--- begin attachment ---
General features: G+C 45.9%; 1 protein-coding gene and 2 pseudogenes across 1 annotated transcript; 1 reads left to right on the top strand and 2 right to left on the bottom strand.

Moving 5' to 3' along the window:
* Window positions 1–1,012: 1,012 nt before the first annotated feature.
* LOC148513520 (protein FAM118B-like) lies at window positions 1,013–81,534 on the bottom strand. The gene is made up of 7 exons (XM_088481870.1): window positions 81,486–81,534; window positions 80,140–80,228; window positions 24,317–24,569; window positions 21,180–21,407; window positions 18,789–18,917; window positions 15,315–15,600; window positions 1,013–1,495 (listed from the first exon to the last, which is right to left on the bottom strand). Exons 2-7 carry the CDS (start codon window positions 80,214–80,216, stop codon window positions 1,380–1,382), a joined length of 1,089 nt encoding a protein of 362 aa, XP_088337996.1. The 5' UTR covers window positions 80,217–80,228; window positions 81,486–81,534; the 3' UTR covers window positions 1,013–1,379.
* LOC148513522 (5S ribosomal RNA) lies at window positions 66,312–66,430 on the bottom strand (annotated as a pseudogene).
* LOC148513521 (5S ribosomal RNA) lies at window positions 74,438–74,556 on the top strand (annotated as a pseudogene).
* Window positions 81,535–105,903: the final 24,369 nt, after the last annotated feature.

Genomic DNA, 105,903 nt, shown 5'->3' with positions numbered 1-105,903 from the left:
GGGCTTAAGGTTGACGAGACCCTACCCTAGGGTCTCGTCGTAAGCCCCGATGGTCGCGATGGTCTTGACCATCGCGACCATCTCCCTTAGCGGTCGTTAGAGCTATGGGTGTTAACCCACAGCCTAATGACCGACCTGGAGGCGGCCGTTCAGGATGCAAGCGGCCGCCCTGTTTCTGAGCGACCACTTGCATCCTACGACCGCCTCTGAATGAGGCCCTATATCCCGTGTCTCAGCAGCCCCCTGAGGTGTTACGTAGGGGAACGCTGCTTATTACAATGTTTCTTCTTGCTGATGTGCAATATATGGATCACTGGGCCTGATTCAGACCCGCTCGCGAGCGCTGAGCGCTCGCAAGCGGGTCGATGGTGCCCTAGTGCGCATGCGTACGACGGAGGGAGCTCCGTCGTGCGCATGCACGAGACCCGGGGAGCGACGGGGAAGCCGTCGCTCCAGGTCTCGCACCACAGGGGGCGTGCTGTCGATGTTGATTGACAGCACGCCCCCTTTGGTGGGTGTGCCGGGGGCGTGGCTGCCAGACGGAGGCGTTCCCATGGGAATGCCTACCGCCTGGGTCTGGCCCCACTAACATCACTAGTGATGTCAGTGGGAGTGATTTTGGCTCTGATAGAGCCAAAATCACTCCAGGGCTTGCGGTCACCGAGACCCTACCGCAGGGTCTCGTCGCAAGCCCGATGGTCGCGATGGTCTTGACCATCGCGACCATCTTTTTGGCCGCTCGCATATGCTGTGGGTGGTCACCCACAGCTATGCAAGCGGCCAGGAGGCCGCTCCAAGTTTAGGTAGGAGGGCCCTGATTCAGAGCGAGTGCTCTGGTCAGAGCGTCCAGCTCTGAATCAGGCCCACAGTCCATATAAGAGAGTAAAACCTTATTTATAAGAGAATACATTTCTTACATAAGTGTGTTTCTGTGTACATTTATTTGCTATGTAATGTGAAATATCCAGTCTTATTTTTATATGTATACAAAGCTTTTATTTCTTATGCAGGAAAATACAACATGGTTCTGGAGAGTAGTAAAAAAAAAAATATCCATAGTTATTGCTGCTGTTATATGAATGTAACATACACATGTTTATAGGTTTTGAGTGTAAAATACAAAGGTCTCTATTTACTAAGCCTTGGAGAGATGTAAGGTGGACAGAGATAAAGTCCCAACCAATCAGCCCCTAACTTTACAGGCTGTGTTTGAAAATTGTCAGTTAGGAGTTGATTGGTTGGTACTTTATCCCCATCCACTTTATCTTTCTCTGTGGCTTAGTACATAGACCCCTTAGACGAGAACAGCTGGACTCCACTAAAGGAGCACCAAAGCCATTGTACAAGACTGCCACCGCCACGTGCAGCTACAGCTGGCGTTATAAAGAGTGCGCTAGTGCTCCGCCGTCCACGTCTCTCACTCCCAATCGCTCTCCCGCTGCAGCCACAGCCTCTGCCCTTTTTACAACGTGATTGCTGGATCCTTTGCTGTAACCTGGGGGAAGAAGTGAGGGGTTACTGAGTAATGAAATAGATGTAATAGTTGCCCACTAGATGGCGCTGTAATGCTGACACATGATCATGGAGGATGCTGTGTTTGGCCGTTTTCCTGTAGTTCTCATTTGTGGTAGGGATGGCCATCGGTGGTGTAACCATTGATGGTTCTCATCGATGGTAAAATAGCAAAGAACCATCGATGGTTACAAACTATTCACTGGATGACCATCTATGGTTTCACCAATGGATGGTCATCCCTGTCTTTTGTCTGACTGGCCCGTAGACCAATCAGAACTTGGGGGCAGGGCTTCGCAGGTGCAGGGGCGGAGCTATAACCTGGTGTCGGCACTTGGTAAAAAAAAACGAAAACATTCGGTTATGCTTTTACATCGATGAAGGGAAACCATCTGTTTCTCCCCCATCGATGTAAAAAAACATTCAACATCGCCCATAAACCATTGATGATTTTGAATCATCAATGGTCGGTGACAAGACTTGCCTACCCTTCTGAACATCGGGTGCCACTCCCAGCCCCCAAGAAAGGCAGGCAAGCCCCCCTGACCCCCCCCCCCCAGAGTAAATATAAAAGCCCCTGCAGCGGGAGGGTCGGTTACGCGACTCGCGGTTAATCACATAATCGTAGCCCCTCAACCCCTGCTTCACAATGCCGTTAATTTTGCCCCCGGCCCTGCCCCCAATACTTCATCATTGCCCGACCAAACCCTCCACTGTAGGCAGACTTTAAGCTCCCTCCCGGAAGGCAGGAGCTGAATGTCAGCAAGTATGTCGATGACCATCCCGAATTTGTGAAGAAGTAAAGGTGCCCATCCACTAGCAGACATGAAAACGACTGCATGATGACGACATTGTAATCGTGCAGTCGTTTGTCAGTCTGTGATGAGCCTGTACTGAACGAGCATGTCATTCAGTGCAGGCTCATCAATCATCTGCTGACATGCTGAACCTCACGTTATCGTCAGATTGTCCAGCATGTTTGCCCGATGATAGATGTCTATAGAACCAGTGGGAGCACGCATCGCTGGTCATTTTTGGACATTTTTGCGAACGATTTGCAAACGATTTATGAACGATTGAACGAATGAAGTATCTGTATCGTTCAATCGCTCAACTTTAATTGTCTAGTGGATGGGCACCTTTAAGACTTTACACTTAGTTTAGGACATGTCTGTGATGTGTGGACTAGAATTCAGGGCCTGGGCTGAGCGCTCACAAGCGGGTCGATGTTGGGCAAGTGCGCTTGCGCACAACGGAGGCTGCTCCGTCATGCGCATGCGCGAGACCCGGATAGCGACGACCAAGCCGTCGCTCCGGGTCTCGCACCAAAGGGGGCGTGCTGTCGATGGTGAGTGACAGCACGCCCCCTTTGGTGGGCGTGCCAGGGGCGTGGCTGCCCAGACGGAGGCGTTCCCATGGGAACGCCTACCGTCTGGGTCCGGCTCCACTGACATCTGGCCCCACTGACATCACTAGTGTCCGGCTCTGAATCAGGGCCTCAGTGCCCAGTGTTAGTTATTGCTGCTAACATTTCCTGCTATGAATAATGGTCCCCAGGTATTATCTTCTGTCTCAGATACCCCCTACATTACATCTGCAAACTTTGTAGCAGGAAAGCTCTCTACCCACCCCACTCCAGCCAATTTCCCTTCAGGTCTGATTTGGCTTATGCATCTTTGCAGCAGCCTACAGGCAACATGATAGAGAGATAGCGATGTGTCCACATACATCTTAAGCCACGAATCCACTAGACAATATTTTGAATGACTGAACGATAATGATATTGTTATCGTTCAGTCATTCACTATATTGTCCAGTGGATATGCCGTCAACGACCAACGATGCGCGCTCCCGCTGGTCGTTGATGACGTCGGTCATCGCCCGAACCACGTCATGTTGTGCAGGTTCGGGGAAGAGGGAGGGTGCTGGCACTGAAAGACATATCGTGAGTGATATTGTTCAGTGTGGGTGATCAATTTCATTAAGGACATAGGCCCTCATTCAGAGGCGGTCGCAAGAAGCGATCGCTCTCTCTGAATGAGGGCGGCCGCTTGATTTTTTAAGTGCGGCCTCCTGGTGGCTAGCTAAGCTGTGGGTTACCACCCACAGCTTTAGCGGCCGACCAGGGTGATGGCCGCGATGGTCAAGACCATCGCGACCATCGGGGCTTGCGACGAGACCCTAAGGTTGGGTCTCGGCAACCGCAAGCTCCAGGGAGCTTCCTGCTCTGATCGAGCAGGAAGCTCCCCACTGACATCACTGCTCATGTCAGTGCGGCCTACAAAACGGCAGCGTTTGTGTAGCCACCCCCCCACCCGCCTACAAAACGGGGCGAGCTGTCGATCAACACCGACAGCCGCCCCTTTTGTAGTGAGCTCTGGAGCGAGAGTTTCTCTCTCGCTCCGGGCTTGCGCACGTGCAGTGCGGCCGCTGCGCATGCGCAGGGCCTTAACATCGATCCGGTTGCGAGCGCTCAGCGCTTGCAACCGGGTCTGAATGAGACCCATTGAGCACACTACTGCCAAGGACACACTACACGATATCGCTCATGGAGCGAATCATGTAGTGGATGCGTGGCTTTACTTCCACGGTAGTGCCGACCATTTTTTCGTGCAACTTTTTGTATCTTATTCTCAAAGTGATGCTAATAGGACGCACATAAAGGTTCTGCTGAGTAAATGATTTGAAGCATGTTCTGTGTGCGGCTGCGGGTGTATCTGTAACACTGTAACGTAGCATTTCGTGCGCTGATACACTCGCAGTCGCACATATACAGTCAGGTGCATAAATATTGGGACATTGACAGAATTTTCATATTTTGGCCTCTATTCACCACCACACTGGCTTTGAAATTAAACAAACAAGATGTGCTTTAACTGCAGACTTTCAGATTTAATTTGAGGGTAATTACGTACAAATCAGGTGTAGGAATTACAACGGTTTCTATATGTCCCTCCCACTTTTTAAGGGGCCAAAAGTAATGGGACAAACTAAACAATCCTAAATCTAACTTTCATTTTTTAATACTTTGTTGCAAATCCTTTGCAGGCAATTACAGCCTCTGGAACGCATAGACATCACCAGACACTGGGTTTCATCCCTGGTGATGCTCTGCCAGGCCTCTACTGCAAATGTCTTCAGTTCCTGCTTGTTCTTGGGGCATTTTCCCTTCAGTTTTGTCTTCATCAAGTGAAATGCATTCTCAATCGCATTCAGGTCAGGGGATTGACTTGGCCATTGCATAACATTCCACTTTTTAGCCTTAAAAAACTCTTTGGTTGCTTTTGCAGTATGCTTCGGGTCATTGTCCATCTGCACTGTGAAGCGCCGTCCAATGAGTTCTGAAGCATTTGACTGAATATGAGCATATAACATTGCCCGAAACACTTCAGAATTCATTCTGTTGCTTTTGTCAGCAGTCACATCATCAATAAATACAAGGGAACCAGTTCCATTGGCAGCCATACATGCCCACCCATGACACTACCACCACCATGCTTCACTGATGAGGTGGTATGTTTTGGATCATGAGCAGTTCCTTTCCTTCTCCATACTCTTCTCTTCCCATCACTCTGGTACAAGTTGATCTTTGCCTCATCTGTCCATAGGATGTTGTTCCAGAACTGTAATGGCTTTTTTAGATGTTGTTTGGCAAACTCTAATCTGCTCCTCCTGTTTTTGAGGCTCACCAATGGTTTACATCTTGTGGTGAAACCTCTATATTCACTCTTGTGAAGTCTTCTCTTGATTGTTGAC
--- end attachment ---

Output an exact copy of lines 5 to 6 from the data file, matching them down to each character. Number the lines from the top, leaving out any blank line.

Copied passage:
* LOC148513522 (5S ribosomal RNA) lies at window positions 66,312–66,430 on the bottom strand (annotated as a pseudogene).
* LOC148513521 (5S ribosomal RNA) lies at window positions 74,438–74,556 on the top strand (annotated as a pseudogene).